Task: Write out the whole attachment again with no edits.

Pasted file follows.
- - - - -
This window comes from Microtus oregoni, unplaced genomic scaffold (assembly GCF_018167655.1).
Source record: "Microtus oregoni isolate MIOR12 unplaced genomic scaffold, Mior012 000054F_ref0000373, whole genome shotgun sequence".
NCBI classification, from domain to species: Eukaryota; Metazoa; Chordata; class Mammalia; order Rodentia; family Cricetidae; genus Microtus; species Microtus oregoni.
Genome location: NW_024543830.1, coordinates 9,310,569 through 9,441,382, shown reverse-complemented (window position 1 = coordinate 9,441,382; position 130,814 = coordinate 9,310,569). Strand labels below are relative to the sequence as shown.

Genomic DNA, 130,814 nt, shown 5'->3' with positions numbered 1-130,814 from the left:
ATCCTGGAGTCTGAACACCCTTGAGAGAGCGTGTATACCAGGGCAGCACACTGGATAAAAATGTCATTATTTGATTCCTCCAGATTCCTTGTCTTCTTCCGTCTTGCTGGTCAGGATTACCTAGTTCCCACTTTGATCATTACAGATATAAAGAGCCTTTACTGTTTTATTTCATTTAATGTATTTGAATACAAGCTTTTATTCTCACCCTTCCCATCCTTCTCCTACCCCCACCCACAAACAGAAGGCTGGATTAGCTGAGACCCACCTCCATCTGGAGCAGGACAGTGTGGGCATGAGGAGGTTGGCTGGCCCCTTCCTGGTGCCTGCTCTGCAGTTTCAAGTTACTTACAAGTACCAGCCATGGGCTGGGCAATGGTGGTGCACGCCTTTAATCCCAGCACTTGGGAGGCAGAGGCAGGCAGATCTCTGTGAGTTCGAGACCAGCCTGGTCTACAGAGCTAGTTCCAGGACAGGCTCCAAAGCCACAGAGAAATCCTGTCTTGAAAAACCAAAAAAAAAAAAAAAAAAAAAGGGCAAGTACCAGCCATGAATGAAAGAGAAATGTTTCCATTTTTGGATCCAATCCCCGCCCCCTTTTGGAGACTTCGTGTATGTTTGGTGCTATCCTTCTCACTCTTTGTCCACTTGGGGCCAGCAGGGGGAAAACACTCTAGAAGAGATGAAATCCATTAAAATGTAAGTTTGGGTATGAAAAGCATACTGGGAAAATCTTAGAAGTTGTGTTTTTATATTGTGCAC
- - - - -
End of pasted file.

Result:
This window comes from Microtus oregoni, unplaced genomic scaffold (assembly GCF_018167655.1).
Source record: "Microtus oregoni isolate MIOR12 unplaced genomic scaffold, Mior012 000054F_ref0000373, whole genome shotgun sequence".
NCBI classification, from domain to species: Eukaryota; Metazoa; Chordata; class Mammalia; order Rodentia; family Cricetidae; genus Microtus; species Microtus oregoni.
Genome location: NW_024543830.1, coordinates 9,310,569 through 9,441,382, shown reverse-complemented (window position 1 = coordinate 9,441,382; position 130,814 = coordinate 9,310,569). Strand labels below are relative to the sequence as shown.

Genomic DNA, 130,814 nt, shown 5'->3' with positions numbered 1-130,814 from the left:
ATCCTGGAGTCTGAACACCCTTGAGAGAGCGTGTATACCAGGGCAGCACACTGGATAAAAATGTCATTATTTGATTCCTCCAGATTCCTTGTCTTCTTCCGTCTTGCTGGTCAGGATTACCTAGTTCCCACTTTGATCATTACAGATATAAAGAGCCTTTACTGTTTTATTTCATTTAATGTATTTGAATACAAGCTTTTATTCTCACCCTTCCCATCCTTCTCCTACCCCCACCCACAAACAGAAGGCTGGATTAGCTGAGACCCACCTCCATCTGGAGCAGGACAGTGTGGGCATGAGGAGGTTGGCTGGCCCCTTCCTGGTGCCTGCTCTGCAGTTTCAAGTTACTTACAAGTACCAGCCATGGGCTGGGCAATGGTGGTGCACGCCTTTAATCCCAGCACTTGGGAGGCAGAGGCAGGCAGATCTCTGTGAGTTCGAGACCAGCCTGGTCTACAGAGCTAGTTCCAGGACAGGCTCCAAAGCCACAGAGAAATCCTGTCTTGAAAAACCAAAAAAAAAAAAAAAAAAAAAGGGCAAGTACCAGCCATGAATGAAAGAGAAATGTTTCCATTTTTGGATCCAATCCCCGCCCCCTTTTGGAGACTTCGTGTATGTTTGGTGCTATCCTTCTCACTCTTTGTCCACTTGGGGCCAGCAGGGGGAAAACACTCTAGAAGAGATGAAATCCATTAAAATGTAAGTTTGGGTATGAAAAGCATACTGGGAAAATCTTAGAAGTTGTGTTTTTATATTGTGCAC